We'd like to modernise our digital outreach in ways that suit your needs.
Please support us and do take part in this anonymous online survey regarding our users’ preferences.

Multilateral organisations

What geopolitics have to do with golf clubs

International organisations rarely follow set rules with regard to the inclusion or exclusion of members. For that reason, Christina Davis calls them “discriminatory clubs” in her book of the same name. The book examines how this arbitrariness structures the entire global community.
UN Security Council meeting in September 2023. picture-alliance/dpa/Michael Kappeler UN Security Council meeting in September 2023.

The term “rules-based world order” has been floating around multilateral fora and conferences of international organisations for some time now. It informs statements by the US and the EU in particular. However, the notion often fails to convince actors from poorer world regions. Their main point of criticism is that western states and international organisations themselves do not abide by the rules they propagate.

This inconsistency begins with the fact that membership in international organisations follows highly flexible rules and criteria. Harvard professor Christina Davis argues in her book that membership decisions are deeply political. It is not effectiveness or conformity to the central concerns of an organisation that determines acceptance, but rather geopolitical alignment.

NATO and WTO membership criteria are formulated rather vaguely

She examined the provisions of various international organisations and determined that many membership criteria are formulated only vaguely. From NATO to the World Trade Organization (WTO), the resulting margin of discretion could raise entrance barriers for some and lower them for others. Non-allies would potentially have to make a greater effort to reform.

According to Davis’s findings, admission requirements are conceived in such a way that selection is based on a vote by existing member states. As a result, states with similar geopolitical alignment tend to join the same organisation. In her statistical analyses, Davis measures this alignment with reference to, for example, existing (bilateral or security) alliances and voting behaviour in the UN.

Existing members of international organisations select new members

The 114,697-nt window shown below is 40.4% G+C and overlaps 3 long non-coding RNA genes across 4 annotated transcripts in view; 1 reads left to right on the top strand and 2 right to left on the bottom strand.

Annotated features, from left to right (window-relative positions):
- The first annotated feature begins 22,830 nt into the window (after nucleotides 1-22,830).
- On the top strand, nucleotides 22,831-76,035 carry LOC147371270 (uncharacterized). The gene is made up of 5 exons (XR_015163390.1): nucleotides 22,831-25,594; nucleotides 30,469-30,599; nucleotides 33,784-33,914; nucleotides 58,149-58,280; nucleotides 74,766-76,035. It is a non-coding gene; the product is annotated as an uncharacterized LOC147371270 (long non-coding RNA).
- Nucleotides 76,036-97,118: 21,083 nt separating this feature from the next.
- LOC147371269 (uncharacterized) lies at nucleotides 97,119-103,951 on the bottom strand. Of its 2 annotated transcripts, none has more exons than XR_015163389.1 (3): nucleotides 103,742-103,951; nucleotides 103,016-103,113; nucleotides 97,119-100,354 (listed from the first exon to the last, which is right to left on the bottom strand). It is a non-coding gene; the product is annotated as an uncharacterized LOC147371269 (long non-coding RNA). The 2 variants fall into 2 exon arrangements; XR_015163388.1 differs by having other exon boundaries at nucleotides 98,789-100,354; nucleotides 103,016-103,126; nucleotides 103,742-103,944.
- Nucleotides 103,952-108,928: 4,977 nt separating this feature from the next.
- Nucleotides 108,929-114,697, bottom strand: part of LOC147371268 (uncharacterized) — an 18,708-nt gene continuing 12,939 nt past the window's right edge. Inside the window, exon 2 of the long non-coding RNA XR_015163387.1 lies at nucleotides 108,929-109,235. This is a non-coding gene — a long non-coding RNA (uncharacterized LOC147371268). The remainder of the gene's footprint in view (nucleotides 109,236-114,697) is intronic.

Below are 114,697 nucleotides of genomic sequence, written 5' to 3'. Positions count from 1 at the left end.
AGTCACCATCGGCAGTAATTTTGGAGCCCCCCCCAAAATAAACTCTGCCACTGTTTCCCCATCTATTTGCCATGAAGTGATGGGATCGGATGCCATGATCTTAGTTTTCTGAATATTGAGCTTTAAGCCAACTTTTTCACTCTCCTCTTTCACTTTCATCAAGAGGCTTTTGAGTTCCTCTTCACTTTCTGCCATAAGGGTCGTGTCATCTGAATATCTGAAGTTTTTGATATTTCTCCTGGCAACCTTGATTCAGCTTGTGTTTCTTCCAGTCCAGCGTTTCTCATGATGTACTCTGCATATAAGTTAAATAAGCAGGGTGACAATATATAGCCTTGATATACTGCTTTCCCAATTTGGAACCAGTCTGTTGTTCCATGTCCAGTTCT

The approval of existing members plays the biggest role in the selection of new members and is handled completely arbitrarily, writes Davis. This combination of selectivity and vague requirements is what leads Davis to call international organisations “discriminatory clubs”.

She argues that admission into an organisation thereby becomes an instrument of soft-power diplomacy. Flexible criteria turn membership into a carrot and stick in order to reach goals that extend beyond the organisation’s scope of action, she writes.

Conversely, the exclusion of a state is a possible sanction. Davis determines that very few organisations have clear rules in this respect and points to South Africa: during apartheid, the country was excluded from almost all international contexts, regardless of whether it actually complied with regulations or made contributions on time. Such exclusion is rare, but very effective.

Some organisations remind Davis of golf clubs: existing members are by no means only interested in new candidates’ golf expertise, but also in their status.

Prestigious OECD membership

She calls the Organisation for Economic Co-operation and Development (OECD) the prime example of a “rich country club”. Being a member comes with prestige, which is impressive not only to a country’s own population, but also to investors. Group membership signals a state’s status, Davis writes.

Davis further claims that even regional organisations are secretly “discriminatory clubs”. Statistical analyses of 197 regional organisations suggest that security alliances are just as important for membership as geographic proximity.

Recognising the sovereignty of a state 

According to Davis, the same is true of organisations that have explicitly committed themselves to the principle of open membership. There are limits here, too, because membership in international organisations often determines whether the sovereignty of a state is recognised. Thus, countries like Palestine and Taiwan are excluded. Moreover, Davis claims that there are inequalities within organisations too, as the power of the permanent members of the UN Security Council demonstrates.